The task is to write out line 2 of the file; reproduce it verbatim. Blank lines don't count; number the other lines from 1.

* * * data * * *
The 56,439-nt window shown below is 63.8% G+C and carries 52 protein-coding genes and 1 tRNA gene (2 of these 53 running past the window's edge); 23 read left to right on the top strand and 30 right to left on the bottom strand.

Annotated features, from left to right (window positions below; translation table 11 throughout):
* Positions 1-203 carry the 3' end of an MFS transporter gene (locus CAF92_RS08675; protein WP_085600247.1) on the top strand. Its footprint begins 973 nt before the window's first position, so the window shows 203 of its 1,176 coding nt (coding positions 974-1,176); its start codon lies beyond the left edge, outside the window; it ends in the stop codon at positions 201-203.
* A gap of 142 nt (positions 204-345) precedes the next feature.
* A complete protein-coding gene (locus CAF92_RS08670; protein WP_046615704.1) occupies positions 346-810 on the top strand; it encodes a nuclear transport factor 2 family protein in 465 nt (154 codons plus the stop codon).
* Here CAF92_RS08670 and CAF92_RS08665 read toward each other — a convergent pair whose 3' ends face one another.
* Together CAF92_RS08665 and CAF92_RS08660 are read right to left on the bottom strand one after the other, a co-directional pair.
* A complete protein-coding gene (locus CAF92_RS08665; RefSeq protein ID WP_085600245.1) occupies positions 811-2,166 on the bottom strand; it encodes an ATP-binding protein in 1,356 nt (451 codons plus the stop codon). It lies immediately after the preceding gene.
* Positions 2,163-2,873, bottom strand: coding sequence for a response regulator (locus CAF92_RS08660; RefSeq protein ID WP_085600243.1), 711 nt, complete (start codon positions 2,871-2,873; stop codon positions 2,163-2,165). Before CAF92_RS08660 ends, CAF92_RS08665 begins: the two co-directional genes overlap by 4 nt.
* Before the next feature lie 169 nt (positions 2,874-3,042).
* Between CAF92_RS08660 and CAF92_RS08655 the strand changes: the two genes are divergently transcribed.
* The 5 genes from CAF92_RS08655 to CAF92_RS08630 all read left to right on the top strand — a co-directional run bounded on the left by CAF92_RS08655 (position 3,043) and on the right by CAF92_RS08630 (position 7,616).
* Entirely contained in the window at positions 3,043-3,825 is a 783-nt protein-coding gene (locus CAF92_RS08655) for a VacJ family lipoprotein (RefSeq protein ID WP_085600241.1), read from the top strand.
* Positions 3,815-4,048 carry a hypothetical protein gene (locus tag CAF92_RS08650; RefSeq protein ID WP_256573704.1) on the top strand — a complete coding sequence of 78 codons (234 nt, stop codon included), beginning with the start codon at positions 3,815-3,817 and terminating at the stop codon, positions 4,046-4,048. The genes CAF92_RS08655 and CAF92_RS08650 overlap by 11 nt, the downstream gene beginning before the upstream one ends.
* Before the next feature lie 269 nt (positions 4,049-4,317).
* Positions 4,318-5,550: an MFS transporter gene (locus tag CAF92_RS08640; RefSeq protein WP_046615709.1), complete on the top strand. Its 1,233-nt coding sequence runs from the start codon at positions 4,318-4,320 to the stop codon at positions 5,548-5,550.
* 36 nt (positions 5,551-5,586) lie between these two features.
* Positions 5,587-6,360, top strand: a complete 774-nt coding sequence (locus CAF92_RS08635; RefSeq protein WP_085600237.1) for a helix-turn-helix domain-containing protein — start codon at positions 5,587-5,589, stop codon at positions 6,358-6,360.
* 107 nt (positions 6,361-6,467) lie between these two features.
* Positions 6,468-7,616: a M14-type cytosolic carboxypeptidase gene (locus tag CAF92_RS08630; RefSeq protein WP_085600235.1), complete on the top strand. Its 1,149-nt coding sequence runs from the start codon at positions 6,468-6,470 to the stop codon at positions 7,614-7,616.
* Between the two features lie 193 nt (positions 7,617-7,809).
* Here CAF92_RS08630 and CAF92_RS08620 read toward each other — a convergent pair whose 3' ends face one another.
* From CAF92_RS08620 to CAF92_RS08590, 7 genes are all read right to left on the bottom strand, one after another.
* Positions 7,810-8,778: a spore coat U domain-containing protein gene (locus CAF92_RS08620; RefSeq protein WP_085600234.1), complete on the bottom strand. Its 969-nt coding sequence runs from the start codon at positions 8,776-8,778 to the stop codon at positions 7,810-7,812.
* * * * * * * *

Annotated features, from left to right (window positions below; translation table 11 throughout):